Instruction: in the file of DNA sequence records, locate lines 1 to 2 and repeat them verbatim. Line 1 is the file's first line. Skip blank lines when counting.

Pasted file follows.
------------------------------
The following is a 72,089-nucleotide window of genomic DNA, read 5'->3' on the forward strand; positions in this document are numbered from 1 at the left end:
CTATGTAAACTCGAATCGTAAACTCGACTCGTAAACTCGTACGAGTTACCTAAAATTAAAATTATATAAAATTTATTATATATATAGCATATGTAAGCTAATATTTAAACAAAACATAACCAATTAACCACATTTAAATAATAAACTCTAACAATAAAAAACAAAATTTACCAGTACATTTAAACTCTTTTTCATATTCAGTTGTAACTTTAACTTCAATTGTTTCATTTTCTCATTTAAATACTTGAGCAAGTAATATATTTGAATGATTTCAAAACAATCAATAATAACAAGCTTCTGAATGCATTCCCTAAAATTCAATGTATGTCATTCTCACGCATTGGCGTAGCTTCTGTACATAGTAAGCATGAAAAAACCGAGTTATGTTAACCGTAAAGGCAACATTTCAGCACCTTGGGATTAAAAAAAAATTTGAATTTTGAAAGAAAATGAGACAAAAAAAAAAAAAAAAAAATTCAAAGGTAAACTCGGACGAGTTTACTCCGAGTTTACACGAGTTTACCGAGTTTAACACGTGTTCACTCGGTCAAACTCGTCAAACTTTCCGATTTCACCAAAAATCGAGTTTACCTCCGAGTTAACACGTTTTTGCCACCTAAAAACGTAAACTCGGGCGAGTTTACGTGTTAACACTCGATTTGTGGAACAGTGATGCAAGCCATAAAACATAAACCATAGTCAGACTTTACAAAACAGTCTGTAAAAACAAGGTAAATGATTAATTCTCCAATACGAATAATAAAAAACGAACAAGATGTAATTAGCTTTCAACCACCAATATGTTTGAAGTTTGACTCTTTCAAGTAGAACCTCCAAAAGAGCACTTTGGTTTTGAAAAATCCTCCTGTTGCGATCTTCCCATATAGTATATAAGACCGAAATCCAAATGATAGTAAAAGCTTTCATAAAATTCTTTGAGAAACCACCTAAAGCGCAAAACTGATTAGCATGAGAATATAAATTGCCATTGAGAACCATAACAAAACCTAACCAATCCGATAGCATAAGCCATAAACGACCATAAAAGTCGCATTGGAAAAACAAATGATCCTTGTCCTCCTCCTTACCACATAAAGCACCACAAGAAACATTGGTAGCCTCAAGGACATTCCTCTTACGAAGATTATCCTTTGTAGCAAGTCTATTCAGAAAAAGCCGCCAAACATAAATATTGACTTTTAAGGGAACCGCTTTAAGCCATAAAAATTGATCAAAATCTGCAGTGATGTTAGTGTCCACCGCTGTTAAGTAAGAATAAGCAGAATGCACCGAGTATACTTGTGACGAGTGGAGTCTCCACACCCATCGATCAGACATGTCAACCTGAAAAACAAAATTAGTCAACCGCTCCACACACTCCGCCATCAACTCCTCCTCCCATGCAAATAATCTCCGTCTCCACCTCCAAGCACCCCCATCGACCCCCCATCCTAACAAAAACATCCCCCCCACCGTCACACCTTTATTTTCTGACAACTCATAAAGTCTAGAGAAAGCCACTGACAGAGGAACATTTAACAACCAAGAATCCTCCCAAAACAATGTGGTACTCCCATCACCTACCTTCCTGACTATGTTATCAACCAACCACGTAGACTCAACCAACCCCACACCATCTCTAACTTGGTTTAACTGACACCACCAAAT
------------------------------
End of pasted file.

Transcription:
The following is a 72,089-nucleotide window of genomic DNA, read 5'->3' on the forward strand; positions in this document are numbered from 1 at the left end:
CTATGTAAACTCGAATCGTAAACTCGACTCGTAAACTCGTACGAGTTACCTAAAATTAAAATTATATAAAATTTATTATATATATAGCATATGTAAGCTAATATTTAAACAAAACATAACCAATTAACCACATTTAAATAATAAACTCTAACAATAAAAAACAAAATTTACCAGTACATTTAAACTCTTTTTCATATTCAGTTGTAACTTTAACTTCAATTGTTTCATTTTCTCATTTAAATACTTGAGCAAGTAATATATTTGAATGATTTCAAAACAATCAATAATAACAAGCTTCTGAATGCATTCCCTAAAATTCAATGTATGTCATTCTCACGCATTGGCGTAGCTTCTGTACATAGTAAGCATGAAAAAACCGAGTTATGTTAACCGTAAAGGCAACATTTCAGCACCTTGGGATTAAAAAAAAATTTGAATTTTGAAAGAAAATGAGACAAAAAAAAAAAAAAAAAAATTCAAAGGTAAACTCGGACGAGTTTACTCCGAGTTTACACGAGTTTACCGAGTTTAACACGTGTTCACTCGGTCAAACTCGTCAAACTTTCCGATTTCACCAAAAATCGAGTTTACCTCCGAGTTAACACGTTTTTGCCACCTAAAAACGTAAACTCGGGCGAGTTTACGTGTTAACACTCGATTTGTGGAACAGTGATGCAAGCCATAAAACATAAACCATAGTCAGACTTTACAAAACAGTCTGTAAAAACAAGGTAAATGATTAATTCTCCAATACGAATAATAAAAAACGAACAAGATGTAATTAGCTTTCAACCACCAATATGTTTGAAGTTTGACTCTTTCAAGTAGAACCTCCAAAAGAGCACTTTGGTTTTGAAAAATCCTCCTGTTGCGATCTTCCCATATAGTATATAAGACCGAAATCCAAATGATAGTAAAAGCTTTCATAAAATTCTTTGAGAAACCACCTAAAGCGCAAAACTGATTAGCATGAGAATATAAATTGCCATTGAGAACCATAACAAAACCTAACCAATCCGATAGCATAAGCCATAAACGACCATAAAAGTCGCATTGGAAAAACAAATGATCCTTGTCCTCCTCCTTACCACATAAAGCACCACAAGAAACATTGGTAGCCTCAAGGACATTCCTCTTACGAAGATTATCCTTTGTAGCAAGTCTATTCAGAAAAAGCCGCCAAACATAAATATTGACTTTTAAGGGAACCGCTTTAAGCCATAAAAATTGATCAAAATCTGCAGTGATGTTAGTGTCCACCGCTGTTAAGTAAGAATAAGCAGAATGCACCGAGTATACTTGTGACGAGTGGAGTCTCCACACCCATCGATCAGACATGTCAACCTGAAAAACAAAATTAGTCAACCGCTCCACACACTCCGCCATCAACTCCTCCTCCCATGCAAATAATCTCCGTCTCCACCTCCAAGCACCCCCATCGACCCCCCATCCTAACAAAAACATCCCCCCCACCGTCACACCTTTATTTTCTGACAACTCATAAAGTCTAGAGAAAGCCACTGACAGAGGAACATTTAACAACCAAGAATCCTCCCAAAACAATGTGGTACTCCCATCACCTACCTTCCTGACTATGTTATCAACCAACCACGTAGACTCAACCAACCCCACACCATCTCTAACTTGGTTTAACTGACACCACCAAAT